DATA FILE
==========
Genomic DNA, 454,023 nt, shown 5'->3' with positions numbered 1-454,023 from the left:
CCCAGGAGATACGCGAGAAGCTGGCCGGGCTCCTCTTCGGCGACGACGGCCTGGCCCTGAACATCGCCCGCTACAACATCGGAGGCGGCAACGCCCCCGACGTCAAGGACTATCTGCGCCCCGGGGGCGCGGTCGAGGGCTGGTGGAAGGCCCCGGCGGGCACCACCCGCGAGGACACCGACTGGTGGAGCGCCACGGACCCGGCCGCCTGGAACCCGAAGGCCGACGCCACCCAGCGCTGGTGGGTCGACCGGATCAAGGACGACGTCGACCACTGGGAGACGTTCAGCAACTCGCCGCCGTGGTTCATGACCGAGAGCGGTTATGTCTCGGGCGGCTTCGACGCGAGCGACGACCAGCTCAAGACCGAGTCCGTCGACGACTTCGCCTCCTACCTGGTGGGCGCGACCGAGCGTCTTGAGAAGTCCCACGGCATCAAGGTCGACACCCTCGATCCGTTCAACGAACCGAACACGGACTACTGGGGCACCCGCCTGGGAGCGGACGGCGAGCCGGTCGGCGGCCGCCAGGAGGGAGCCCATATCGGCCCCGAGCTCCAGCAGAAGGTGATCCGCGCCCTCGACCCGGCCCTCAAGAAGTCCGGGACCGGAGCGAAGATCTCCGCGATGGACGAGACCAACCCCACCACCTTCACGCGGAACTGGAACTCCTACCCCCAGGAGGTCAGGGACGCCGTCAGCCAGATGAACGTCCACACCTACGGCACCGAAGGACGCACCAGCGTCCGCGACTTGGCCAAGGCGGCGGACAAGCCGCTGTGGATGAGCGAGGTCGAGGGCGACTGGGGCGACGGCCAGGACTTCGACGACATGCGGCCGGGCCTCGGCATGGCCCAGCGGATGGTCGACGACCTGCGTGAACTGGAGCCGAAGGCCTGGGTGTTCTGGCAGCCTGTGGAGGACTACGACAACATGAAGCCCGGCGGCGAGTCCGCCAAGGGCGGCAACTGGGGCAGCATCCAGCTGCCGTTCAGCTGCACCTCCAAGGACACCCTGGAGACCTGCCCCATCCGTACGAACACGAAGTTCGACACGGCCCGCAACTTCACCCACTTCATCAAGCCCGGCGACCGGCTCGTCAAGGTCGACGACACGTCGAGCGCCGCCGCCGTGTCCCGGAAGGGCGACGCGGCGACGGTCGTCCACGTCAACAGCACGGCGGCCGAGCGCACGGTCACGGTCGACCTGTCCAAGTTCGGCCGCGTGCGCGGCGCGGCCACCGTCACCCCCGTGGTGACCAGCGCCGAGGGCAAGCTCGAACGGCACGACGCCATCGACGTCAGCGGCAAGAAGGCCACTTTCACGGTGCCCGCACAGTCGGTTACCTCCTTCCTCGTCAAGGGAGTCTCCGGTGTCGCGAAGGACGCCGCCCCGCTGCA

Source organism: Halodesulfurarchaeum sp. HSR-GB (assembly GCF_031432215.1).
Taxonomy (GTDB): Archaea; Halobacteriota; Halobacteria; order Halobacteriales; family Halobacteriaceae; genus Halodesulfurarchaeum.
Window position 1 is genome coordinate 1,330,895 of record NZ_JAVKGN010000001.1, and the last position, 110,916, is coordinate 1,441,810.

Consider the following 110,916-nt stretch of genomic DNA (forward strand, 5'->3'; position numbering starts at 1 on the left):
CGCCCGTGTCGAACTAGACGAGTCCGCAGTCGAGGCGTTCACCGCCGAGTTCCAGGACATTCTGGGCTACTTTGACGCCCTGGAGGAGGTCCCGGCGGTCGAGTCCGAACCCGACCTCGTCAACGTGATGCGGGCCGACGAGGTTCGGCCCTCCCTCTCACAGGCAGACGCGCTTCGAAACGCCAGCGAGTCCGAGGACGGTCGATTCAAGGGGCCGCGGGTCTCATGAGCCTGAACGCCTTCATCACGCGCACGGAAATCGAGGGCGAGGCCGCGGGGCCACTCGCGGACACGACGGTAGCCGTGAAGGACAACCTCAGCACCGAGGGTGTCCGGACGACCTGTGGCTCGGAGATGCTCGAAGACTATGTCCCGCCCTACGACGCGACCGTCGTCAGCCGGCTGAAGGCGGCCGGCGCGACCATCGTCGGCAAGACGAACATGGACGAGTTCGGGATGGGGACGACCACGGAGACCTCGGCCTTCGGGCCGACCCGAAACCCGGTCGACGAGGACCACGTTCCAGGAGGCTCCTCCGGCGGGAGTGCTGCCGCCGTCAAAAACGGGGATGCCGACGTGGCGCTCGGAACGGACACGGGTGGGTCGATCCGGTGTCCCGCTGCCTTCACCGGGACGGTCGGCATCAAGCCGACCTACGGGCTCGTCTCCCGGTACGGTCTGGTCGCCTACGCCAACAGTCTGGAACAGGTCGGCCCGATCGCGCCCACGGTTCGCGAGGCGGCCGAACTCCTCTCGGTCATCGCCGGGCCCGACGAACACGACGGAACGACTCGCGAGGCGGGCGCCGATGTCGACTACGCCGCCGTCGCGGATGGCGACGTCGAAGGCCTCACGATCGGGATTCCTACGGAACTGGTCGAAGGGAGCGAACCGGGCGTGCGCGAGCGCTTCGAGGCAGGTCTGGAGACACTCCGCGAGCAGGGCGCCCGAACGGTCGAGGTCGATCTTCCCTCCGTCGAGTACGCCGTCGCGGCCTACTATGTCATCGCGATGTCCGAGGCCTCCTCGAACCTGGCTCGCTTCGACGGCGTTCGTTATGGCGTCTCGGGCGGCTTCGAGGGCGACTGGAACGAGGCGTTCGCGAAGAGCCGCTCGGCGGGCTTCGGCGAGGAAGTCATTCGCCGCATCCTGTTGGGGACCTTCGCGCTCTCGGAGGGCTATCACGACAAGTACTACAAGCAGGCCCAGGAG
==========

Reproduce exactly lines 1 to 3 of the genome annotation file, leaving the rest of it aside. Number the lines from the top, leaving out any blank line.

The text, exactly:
Genomic DNA, 454,023 nt, shown 5'->3' with positions numbered 1-454,023 from the left:
CCCAGGAGATACGCGAGAAGCTGGCCGGGCTCCTCTTCGGCGACGACGGCCTGGCCCTGAACATCGCCCGCTACAACATCGGAGGCGGCAACGCCCCCGACGTCAAGGACTATCTGCGCCCCGGGGGCGCGGTCGAGGGCTGGTGGAAGGCCCCGGCGGGCACCACCCGCGAGGACACCGACTGGTGGAGCGCCACGGACCCGGCCGCCTGGAACCCGAAGGCCGACGCCACCCAGCGCTGGTGGGTCGACCGGATCAAGGACGACGTCGACCACTGGGAGACGTTCAGCAACTCGCCGCCGTGGTTCATGACCGAGAGCGGTTATGTCTCGGGCGGCTTCGACGCGAGCGACGACCAGCTCAAGACCGAGTCCGTCGACGACTTCGCCTCCTACCTGGTGGGCGCGACCGAGCGTCTTGAGAAGTCCCACGGCATCAAGGTCGACACCCTCGATCCGTTCAACGAACCGAACACGGACTACTGGGGCACCCGCCTGGGAGCGGACGGCGAGCCGGTCGGCGGCCGCCAGGAGGGAGCCCATATCGGCCCCGAGCTCCAGCAGAAGGTGATCCGCGCCCTCGACCCGGCCCTCAAGAAGTCCGGGACCGGAGCGAAGATCTCCGCGATGGACGAGACCAACCCCACCACCTTCACGCGGAACTGGAACTCCTACCCCCAGGAGGTCAGGGACGCCGTCAGCCAGATGAACGTCCACACCTACGGCACCGAAGGACGCACCAGCGTCCGCGACTTGGCCAAGGCGGCGGACAAGCCGCTGTGGATGAGCGAGGTCGAGGGCGACTGGGGCGACGGCCAGGACTTCGACGACATGCGGCCGGGCCTCGGCATGGCCCAGCGGATGGTCGACGACCTGCGTGAACTGGAGCCGAAGGCCTGGGTGTTCTGGCAGCCTGTGGAGGACTACGACAACATGAAGCCCGGCGGCGAGTCCGCCAAGGGCGGCAACTGGGGCAGCATCCAGCTGCCGTTCAGCTGCACCTCCAAGGACACCCTGGAGACCTGCCCCATCCGTACGAACACGAAGTTCGACACGGCCCGCAACTTCACCCACTTCATCAAGCCCGGCGACCGGCTCGTCAAGGTCGACGACACGTCGAGCGCCGCCGCCGTGTCCCGGAAGGGCGACGCGGCGACGGTCGTCCACGTCAACAGCACGGCGGCCGAGCGCACGGTCACGGTCGACCTGTCCAAGTTCGGCCGCGTGCGCGGCGCGGCCACCGTCACCCCCGTGGTGACCAGCGCCGAGGGCAAGCTCGAACGGCACGACGCCATCGACGTCAGCGGCAAGAAGGCCACTTTCACGGTGCCCGCACAGTCGGTTACCTCCTTCCTCGTCAAGGGAGTCTCCGGTGTCGCGAAGGACGCCGCCCCGCTGCA

Source organism: Halodesulfurarchaeum sp. HSR-GB (assembly GCF_031432215.1).